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Sustainability in CRE: Part 3 – WELL Certification (and how it differs from LEED)

In Part 3 of our series of posts on sustainability, we discuss WELL certification – a certification program generating a great deal of buzz in the commercial real estate industry.

For Part 1, Intro/State of Sustainability in Boston

For Part 2, LEED Certification

LATER THIS WEEK:

Part 4 (Thursday) – Sustainability Without a Certification

Part 5 (Friday) – Sustainability ROI and Leases

As mentioned in our previous post, there are dozens of certification programs which fall under the umbrella of sustainability. One program which has earned a great deal of attention recently is the WELL program.

Created in 2014, its methodology has a number of unique attributes that go beyond what many people traditionally think of in terms of sustainability.

Because the program is so new, it’s generating a lot of discussion about what the goals of sustainability should be, and how the program itself compares to LEED.

“Everyone has questions about WELL,” says Alex Spilger, a Senior Vice President of Sustainability Services at Cushman & Wakefield. “There’s a lot of interest, but people aren’t sure if that is because WELL is a great system or simply a new alternative to LEED.”

Consulting firm Arup announced in December 2016 that its new downtown office was working to be the first WELL-certified location in Boston.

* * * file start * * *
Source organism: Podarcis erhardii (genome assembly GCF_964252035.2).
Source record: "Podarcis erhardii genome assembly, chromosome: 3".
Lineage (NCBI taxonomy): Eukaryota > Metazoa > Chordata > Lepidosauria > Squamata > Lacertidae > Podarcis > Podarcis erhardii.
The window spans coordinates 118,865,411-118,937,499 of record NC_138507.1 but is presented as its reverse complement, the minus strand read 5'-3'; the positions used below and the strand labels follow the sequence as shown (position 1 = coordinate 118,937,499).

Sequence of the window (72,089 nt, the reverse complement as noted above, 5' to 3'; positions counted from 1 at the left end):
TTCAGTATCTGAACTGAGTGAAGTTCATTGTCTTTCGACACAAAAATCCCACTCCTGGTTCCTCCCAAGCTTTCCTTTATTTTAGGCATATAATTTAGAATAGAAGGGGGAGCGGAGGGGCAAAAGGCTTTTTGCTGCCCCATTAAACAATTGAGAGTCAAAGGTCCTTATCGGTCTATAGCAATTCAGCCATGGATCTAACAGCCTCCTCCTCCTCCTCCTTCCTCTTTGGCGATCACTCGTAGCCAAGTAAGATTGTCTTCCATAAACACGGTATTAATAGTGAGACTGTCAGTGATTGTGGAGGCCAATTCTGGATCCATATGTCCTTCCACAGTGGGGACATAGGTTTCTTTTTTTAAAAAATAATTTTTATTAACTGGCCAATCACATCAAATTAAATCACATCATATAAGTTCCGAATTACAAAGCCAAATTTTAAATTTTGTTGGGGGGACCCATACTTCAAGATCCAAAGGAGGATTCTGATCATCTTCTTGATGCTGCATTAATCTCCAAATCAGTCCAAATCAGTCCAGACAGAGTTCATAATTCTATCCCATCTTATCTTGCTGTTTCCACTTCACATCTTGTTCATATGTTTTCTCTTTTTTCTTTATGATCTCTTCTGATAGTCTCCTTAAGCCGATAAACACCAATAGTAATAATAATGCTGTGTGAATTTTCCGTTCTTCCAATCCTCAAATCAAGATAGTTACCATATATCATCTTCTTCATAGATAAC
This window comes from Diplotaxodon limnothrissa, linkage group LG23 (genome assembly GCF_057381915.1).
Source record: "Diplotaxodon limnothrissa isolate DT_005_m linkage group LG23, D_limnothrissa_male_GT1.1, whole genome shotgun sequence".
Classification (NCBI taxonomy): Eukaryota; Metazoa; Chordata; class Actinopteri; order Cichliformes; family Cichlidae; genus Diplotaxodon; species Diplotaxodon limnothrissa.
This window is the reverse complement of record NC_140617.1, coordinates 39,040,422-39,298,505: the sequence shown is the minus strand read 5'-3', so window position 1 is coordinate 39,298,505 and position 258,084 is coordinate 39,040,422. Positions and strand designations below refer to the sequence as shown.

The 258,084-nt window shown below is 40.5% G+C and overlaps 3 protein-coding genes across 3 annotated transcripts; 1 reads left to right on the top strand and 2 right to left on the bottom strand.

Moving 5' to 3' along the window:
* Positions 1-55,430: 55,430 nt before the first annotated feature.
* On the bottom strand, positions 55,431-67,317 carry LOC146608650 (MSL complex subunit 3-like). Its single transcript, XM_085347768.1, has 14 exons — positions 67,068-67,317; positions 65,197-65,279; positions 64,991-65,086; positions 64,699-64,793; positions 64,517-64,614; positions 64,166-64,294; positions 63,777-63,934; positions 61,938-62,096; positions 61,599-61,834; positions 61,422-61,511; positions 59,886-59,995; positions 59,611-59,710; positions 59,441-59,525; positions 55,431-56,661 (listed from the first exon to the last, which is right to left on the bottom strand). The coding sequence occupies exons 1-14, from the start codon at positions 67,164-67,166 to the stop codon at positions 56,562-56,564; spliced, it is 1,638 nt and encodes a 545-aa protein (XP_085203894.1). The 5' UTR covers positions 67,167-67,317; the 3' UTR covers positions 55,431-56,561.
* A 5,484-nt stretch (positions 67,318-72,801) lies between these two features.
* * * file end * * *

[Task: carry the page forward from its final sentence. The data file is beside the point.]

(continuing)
Well The WELL Building Standard puts its focus on the health and well-being of employees, and is centered on how seven main concepts – air, water, nourishment, light, fitness, comfort and mind – can make a positive influence.

The scoring process also functions differently. To achieve any WELL certification level, employers must meet all of the minimum “preconditions” in a number of areas. To reach Gold and Platinum levels, participants must also accomplish 40 or 80 percent of the available “optimizations” of each feature. Many aspects of WELL certification require only a document outlining the company’s policy, but others are more detailed.

WELL also goes far beyond the performance and design of a property or space, and touches a number of internal departments not normally thought of in terms of sustainability, such as Human Resources, Benefits, and Corporate Travel teams.

For example, one of the features of WELL Certification focuses on business travel as it relates to employee health. To meet its guidelines, employers are asked to promote policies which minimize red-eye flights, avoid long layovers, and book employees at hotels with fitness centers or reimburse them for gym expenses.

Some of the program’s conditions are also challenging for some companies to meet, such as acoustic and sound masking requirements or maximizing daylight. And because organizations must meet all criteria to earn any certification level, the full program isn’t realistic in some cases.

However, the employee wellness concepts of the program are bringing the concepts of employee health and productivity back to discussions about companies’ bottom lines. In WELL’s first Pilot Program office, 83 percent of employees reported feeling more productive, and 94 percent said that the space had positively impacted their performance.

Harvard researchers have also found that people working in “green buildings” had fewer sick building symptoms, scored more than 25 percent higher in cognitive tests, and also reported better sleep quality.

With companies looking at employee productivity, satisfaction and retention across all of their business processes, wellness-driven programs will only earn more and more attention as time goes on.

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